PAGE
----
Deal Announcements feature my most recent deal as an agent and the story behind it. Writers and readers should experience how an agent knows when they’ve struck gold and sign an author, the beginning of the journey to publication.
In a deal at Skyhorse Publishing’s children’s imprint, Sky Pony Press, Alison Weiss bought world rights to Tara Sim’s debut LGBTQ steampunk trilogy, the Timekeeper. The three-book deal was brokered by Laura Crockett at TriadaUS Literary Agency. The series, set in an alternate Victorian era in which time in each city is controlled by a clock tower, follows teenage prodigy clock tower mechanic Danny. Hoping to save his father, who is trapped in a town outside of London, Danny is also battling a force seeking to destroy all of the towers and stop time. The first book in the series is slated for fall 2016.
Tara’s story is much longer than mine, but I’m still compelled to share it. It’s not only the first deal I’ve made in my career as an agent, but I also think writers should see an agent’s side of the story. Writers should want an agent to cheer them on 100% from the very beginning.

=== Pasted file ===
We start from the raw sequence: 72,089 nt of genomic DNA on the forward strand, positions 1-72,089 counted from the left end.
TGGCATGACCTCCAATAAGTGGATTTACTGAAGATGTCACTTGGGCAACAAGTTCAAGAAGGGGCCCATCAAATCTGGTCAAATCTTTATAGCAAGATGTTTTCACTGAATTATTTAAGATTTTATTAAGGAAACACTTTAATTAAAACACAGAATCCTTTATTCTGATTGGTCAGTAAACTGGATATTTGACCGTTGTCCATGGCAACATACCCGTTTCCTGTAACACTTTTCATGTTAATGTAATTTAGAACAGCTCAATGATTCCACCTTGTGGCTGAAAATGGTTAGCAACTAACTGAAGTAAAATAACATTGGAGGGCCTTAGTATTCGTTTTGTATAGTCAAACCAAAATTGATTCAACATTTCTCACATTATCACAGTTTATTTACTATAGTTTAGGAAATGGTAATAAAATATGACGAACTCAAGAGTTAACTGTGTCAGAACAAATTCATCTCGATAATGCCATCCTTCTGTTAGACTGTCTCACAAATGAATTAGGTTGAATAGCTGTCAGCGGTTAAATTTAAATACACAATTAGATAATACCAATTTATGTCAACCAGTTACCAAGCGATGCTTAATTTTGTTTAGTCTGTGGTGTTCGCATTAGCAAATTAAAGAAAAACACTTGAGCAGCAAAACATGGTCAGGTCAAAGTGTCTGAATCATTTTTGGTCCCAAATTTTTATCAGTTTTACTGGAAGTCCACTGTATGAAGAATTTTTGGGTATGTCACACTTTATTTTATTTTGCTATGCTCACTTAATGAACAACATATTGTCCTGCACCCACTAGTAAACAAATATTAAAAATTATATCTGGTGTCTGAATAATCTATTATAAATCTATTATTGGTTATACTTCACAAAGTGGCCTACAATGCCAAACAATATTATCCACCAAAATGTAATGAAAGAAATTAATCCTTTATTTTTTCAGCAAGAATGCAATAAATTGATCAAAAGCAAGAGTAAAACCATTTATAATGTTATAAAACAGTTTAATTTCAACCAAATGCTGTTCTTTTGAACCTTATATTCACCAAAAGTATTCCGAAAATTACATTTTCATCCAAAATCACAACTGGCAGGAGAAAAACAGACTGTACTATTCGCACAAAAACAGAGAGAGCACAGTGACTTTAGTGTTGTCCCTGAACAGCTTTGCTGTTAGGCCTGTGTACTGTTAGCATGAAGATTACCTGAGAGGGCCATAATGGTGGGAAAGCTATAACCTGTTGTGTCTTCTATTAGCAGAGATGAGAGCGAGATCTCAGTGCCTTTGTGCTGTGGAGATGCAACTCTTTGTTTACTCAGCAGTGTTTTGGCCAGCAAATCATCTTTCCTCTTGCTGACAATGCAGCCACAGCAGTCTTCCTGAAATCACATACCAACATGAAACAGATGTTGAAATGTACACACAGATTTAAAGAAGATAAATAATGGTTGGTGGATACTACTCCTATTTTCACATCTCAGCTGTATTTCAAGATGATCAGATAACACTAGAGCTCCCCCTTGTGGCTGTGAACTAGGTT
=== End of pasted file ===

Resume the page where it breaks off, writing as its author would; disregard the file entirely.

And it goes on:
Once upon a time . . .
One early November day, I received Tara’s query. I quickly deduced what kind of book it was — historical fantasy — without her having to state the genre repeatedly: “Set in an alternate Victorian era” (historical fiction, steampunk vibes) and “[Danny’s] apprentice was not a boy but the clock spirit” (gay romance). But what intrigued me was the concept of time. Clocks control time? Literally? Okay. Sure. Let’s see what she’s got.
Guys, I was sucked in.
I begged for her to send me the full manuscript, as my requested sample chapters weren’t enough. It was Thanksgiving Day when I read it, and I didn’t want to stop and catch up with my family. No, I wanted to read about Danny and his predicament, about his forbidden relationship with Colton, about the mysterious and heart-pounding bombings across England, making their way to Enfield / Colton’s tower. It was all I could talk about at the dinner table, this manuscript I was reading by this brilliant writer.
I talked about it so much that day it left an impression. Come Christmas my family asked about the book again. “Did you sign her? Is she your author now?” Believe me, everyone, I was ecstatic to say yes, Tara was my author. She called me a few days prior to accept my offer of representation, so you can say it was a great Christmas gift.
And the rest . . . is history.
Congratulations, Tara! You’re going to be a published author!